Some artists hone their personal styles to include only one perfect form, while others understand how to equally achieve various styles in multiple perfect forms. The latter is exceedingly more difficult, but Mitski, 25 year old New York- based indie rocker, is proof it can be done.
Mitski, an experienced singer/songwriter, has officially released her fourth album, Puberty 2, this past June. Her eclectic sound brings different instruments into the mix including electronic beats, acoustic guitar, piano, and more. But, what separates Mitski from other singer/songwriters is her original voice, which can be soft, rough, haunting, and sensual all simultaneously. Her most recent album displays all this, and extends its lyrics to a bittersweet period in life: puberty.
First, Mitski uses her ingenious metaphorical lyrics in “Happy” (track one). She uses a sadder and softer musical intro to tell the story of ‘Happy’ coming to town, an alias for a real person that makes her feel ecstatic when they are around. Yet, Happy does not stay long, neither does actual happiness. At one point it is lost to another emotion that substitutes its place. However, once Happy departs, everything else is essentially worthless because everything great is now gone. The second half of the song is musically rough, declaring its anger towards what is missing.
The album moves onto a more haunting song, “Once More to See You,” (track three). Mitski’s voice feels flimsy in this track, especially in the intro when she sounds like a whispering ghost wanting to be seen. Specifically, she is longing for a past lover to come back, if only for her to see him one more time.
Her fourth track, “Fireworks,” which smoothly organizes piano, electronic beats, and repeated guitar strums together into a relatable song about depression. Lyrically, Mitski is telling a story about a relationship in a funk, and the female is depressed about this change, however, her boyfriend doesn’t notice how upset she has become. So, to self-medicate her sorrow she tries to remember the good times, like when she sings, “And then one summer night/ I’ll hear fireworks outside/ And I’ll listen to the memories as they cry, cry, cry”.
Next up is Mitski’s catchiest track and the album’s single, “Your Best American Girl,” (track five). The chorus sums up the plot, when it describes two people dating that are from two different worlds, and both are trying to be the best.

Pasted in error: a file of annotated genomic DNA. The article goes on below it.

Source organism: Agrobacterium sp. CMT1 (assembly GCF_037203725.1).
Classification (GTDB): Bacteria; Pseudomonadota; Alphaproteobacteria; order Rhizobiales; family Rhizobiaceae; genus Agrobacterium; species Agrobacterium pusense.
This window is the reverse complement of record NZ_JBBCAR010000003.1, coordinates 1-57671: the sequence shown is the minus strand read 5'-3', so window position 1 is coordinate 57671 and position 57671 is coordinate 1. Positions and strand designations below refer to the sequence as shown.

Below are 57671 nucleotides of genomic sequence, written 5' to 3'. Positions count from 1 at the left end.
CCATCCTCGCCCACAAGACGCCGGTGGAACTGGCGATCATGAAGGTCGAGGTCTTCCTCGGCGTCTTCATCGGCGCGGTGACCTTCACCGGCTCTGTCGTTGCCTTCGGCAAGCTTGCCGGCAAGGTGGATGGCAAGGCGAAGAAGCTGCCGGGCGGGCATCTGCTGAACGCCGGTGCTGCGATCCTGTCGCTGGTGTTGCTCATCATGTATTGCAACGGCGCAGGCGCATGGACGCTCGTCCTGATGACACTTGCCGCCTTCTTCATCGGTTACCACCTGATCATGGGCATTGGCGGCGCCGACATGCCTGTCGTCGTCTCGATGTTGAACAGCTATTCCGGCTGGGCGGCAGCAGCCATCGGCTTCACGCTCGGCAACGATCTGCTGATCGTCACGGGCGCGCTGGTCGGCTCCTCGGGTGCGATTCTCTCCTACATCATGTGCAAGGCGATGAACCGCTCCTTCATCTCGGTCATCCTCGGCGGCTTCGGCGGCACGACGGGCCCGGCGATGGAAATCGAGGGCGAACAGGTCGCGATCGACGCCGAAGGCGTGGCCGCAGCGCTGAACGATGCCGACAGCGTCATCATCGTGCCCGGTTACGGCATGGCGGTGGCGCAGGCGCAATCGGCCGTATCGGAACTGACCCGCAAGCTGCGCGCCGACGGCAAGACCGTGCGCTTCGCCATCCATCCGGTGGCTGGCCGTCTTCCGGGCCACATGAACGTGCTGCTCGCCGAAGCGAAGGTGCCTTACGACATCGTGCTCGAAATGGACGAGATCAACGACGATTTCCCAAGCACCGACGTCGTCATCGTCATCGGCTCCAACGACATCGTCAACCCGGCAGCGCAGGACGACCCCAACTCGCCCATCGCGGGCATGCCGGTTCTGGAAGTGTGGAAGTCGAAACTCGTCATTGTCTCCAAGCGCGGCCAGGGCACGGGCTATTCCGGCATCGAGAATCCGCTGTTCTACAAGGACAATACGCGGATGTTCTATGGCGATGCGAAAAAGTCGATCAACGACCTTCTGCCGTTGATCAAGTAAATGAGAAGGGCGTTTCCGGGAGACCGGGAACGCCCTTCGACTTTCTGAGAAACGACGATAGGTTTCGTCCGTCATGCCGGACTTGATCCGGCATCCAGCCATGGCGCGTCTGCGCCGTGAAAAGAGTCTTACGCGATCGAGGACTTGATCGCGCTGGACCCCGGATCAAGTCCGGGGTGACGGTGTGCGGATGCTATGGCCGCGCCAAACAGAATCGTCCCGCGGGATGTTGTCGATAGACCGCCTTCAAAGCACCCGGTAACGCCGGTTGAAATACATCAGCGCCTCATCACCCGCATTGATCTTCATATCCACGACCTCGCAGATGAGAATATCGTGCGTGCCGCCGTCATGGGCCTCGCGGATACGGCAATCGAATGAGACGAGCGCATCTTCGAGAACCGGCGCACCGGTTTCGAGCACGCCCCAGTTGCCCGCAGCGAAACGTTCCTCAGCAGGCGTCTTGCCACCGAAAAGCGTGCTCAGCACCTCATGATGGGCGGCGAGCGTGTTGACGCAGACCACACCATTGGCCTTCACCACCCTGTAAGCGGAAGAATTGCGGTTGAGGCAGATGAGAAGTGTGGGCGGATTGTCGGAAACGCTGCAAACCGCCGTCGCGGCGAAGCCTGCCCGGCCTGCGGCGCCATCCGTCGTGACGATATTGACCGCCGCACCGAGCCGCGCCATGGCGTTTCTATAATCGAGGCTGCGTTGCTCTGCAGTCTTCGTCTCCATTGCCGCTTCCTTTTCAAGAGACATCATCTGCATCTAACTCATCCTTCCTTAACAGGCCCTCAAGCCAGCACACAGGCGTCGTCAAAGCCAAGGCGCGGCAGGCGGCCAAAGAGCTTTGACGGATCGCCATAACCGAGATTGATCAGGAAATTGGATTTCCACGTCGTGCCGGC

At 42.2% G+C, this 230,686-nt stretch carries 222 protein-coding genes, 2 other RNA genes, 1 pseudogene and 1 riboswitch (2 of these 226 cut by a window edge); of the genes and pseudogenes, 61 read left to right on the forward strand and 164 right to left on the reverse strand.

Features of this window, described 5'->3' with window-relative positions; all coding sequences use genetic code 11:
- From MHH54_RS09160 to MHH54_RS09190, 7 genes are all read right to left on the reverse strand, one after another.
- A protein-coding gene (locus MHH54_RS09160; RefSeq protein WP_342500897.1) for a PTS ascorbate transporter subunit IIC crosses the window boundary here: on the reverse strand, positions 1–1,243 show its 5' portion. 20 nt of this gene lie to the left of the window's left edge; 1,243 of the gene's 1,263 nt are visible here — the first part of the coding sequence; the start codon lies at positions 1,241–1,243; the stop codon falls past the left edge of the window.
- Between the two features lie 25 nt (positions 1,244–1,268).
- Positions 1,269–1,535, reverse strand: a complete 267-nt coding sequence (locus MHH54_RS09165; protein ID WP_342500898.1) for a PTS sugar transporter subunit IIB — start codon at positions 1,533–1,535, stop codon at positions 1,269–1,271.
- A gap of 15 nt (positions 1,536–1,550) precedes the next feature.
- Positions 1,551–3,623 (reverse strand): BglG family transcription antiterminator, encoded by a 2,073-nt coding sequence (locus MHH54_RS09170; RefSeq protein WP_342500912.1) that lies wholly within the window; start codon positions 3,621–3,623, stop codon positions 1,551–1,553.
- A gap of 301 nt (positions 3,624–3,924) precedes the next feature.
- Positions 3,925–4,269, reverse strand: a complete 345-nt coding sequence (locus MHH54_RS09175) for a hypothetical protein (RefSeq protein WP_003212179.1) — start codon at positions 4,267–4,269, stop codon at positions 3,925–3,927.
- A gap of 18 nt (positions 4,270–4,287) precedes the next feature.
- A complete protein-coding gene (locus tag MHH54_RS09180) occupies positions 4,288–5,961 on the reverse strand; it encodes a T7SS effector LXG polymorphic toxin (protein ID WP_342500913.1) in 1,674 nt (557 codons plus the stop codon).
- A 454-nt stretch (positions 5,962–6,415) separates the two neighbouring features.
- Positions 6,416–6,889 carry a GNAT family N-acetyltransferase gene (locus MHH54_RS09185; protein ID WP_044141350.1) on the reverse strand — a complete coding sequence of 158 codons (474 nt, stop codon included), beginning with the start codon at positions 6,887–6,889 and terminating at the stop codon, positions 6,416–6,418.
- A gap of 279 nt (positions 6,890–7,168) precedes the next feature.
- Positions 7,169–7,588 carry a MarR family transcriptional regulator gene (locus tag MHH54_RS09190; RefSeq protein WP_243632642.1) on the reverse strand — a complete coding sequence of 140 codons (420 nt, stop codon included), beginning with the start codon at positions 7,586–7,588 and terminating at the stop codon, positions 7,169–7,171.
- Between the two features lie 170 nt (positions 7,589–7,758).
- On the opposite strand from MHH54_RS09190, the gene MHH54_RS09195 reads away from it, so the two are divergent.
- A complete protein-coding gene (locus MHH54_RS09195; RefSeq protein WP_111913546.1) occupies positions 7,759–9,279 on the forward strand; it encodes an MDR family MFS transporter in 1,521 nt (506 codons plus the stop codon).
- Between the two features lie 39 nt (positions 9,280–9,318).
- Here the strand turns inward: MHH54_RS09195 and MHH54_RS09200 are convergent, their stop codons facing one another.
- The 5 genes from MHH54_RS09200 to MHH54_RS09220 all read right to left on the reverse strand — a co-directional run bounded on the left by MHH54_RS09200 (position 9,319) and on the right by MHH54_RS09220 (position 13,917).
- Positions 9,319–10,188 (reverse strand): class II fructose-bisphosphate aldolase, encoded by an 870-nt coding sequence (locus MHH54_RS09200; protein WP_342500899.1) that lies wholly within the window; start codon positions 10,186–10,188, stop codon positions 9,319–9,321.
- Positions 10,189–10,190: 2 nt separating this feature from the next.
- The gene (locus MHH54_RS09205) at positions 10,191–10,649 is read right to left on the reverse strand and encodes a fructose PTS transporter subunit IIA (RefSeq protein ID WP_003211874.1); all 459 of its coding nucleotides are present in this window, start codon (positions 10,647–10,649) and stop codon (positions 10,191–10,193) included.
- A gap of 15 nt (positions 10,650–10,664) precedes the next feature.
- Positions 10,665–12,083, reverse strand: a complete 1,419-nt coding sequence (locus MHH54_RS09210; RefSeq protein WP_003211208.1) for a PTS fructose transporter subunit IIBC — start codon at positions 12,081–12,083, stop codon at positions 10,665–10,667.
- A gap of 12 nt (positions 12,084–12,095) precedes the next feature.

Track seven, “My Body’s Made of Crushed Little Stars,” is the most relatable song on the album, detailing the pressures of adulthood. The rough guitar strums feed off of the harsh lyrics, which can be understood when Mitski states when you are an adult you must get things done correctly and on time, that there is no room for failure during interviews, making deadlines, and paying rent.
As the album goes on, the listener can hear a more sensual Mitski, like in track eight, “Thursday Girl,” and track 10 “Crack Baby”. While in between these tracks is an upbeat song, “A Loving Feeling”. Which lyrically explains how two people are lovers when they are alone, yet when they are with company, they appear to be solo.
And to return to track 10, “Crack Baby,” another mixed instrumental, is a song about longing; yet not for someone, but for something. The character in this song has a desire for something, but unfortunately doesn’t know what it exactly is, but feels as though he or she experienced it before. Mitski uses her lyrics to explain how brutal it is to be a void- empty, and aching for it to be filled.
Then we come to the last song, “A Burning Hill,” (track 11) one of the shortest tracks, but makes a great exit to the album. The lightly strumming intro leads into another metaphoric track. Mitski explains the hopeful feelings of being repeatedly promised something that never comes to fruition. The person behind the promises says more than they do, and the one being promised is done believing. The waiting is personified in these lines, “And I am the fire, and I am the forest/ And I am a witness watching it/ I am standing in a valley watching it/ And you are not there at all”.
All in all, Mitski formed an album of eclectic beats, metaphoric lyrics, and multiple singing styles that show her versatile talents. Puberty 2, is an album that explains 11 individual stories, all of which try to decipher the labyrinth of puberty after it is over and done. Mitski’s stories may be different from our own preteen days, but they are relatable in the way that these memories will never be thought of as perfect.
Mitski has an upcoming show at Durham’s Motorco on November 16. It promises to be an intimate and captivating show, and tickets can be found online at http://www.motorcomusic.com.